Women, Wealth and Investment Migration
An article written by Edward Beshara FIM, Managing Partner of Beshara Global Migration Law Firm, Jennifer Lai, Managing Director at DL Holdings, Alexander Varnavas FIMC, Managing Partner of Varnavas Law Firm 1978 and Anthony Williams FIMC, CEO of La Vida.
Women’s economic power and financial independence are growing rapidly around the world, yet they are often overlooked by the financial and wealth management industry. The IM Yearbook asked four experts: how well are women served in an investment migration context?
Investment migration – much like the entire wealth management industry – is geared towards a predominantly male clientele. Since, historically, men were the main income earners and entrepreneurs, they were also making most investment and financial decisions.
However, women’s wealth is growing. McKinsey found out that women already control more than a third of total US household assets, and their portion is expected to grow throughout the coming generational wealth transfer. In the UK, 60% of wealth will be in female hands by 2025, according to a forecast by the Centre for Business and Economic Research.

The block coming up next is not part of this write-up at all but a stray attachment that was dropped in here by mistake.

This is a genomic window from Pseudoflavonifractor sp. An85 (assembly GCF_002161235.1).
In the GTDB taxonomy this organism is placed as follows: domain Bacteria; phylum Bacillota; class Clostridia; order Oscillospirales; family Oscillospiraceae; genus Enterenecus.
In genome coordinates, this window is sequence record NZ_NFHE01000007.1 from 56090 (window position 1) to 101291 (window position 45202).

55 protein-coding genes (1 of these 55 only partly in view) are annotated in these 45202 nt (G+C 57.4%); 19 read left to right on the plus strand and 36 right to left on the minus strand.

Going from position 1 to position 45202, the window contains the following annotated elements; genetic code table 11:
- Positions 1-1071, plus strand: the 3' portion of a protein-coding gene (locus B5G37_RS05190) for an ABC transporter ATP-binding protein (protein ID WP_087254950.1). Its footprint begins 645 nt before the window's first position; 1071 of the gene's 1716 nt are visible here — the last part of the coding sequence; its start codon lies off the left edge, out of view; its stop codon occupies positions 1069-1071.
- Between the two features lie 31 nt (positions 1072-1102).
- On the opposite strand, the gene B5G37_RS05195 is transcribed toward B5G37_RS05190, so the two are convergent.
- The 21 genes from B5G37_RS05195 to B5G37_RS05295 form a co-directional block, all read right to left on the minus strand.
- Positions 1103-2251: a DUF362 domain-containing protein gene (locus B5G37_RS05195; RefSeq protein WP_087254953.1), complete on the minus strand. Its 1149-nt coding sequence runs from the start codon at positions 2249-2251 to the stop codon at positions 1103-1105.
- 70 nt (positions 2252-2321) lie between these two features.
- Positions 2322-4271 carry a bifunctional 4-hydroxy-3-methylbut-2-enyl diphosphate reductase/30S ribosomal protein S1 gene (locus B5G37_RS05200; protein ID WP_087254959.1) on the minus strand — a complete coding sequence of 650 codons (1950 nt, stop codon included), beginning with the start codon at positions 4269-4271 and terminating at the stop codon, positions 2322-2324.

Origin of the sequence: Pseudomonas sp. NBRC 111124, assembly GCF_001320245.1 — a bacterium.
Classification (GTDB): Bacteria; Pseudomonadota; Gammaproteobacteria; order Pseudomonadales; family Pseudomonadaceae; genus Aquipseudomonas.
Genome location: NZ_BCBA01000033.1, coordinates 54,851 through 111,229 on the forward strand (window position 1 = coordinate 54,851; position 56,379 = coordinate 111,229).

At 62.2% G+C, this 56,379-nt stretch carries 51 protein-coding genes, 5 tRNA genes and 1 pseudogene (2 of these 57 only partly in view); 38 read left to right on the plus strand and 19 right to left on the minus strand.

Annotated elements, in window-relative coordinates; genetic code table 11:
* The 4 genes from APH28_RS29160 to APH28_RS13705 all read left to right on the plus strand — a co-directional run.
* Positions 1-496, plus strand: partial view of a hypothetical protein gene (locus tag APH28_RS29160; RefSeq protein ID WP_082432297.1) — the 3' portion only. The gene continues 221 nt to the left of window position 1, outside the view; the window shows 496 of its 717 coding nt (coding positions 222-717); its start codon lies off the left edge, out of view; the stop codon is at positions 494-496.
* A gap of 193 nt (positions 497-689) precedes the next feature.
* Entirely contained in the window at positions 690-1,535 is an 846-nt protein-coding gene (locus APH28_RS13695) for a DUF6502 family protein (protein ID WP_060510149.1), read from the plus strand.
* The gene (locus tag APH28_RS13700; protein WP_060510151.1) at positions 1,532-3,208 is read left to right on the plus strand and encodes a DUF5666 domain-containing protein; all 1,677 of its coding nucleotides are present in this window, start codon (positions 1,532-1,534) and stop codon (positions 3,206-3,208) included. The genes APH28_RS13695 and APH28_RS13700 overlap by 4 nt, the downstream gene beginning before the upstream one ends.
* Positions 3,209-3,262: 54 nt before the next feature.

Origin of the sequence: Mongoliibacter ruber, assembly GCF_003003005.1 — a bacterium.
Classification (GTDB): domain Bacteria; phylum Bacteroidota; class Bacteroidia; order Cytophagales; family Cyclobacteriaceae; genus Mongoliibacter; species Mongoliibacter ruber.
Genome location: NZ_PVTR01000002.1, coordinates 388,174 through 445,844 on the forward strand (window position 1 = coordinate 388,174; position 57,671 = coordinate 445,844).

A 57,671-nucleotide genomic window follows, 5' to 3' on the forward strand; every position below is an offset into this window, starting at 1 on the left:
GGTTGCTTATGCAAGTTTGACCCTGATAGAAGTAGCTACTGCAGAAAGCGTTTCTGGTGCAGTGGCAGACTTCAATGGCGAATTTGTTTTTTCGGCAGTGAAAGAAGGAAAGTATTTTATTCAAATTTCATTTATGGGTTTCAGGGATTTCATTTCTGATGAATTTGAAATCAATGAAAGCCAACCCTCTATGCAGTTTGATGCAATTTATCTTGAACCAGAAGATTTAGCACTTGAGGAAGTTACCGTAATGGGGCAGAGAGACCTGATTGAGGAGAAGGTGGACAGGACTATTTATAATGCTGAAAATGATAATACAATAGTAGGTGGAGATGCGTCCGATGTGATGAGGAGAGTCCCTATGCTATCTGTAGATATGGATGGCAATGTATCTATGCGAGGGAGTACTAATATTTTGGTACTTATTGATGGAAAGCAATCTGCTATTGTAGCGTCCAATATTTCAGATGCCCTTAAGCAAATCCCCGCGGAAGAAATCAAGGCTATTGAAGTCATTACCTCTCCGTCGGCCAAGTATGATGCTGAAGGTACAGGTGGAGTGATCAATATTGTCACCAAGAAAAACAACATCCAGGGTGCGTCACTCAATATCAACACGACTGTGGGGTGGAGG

In recent years, financial service firms and wealth advisors have made a concerted effort to attract more women investors, who today are assuming more powerful roles in personal and family investing and decision making. This raises the question: have investment migration consultancies also noticed a rise in female clients?
On the rise
Alexander Varnavas, managing partner at Varnavas law firm in Greece, comments: “For the past two years, women have formed 40% of our clientele, which is an increase from the first years operating in the investment migration industry in Greece. Even though the rest of the 60% is technically male-dominant, this does not imply that their significant others had no major role in the planning and execution of their investment plans through our services.”
He adds that his firm had “executive-level men entrusting their sisters, spouses or daughters to manage million-dollar investments on their behalf, or more accurately, with minimum involvement from them, as they entrust women in their lives to manage the whole process”.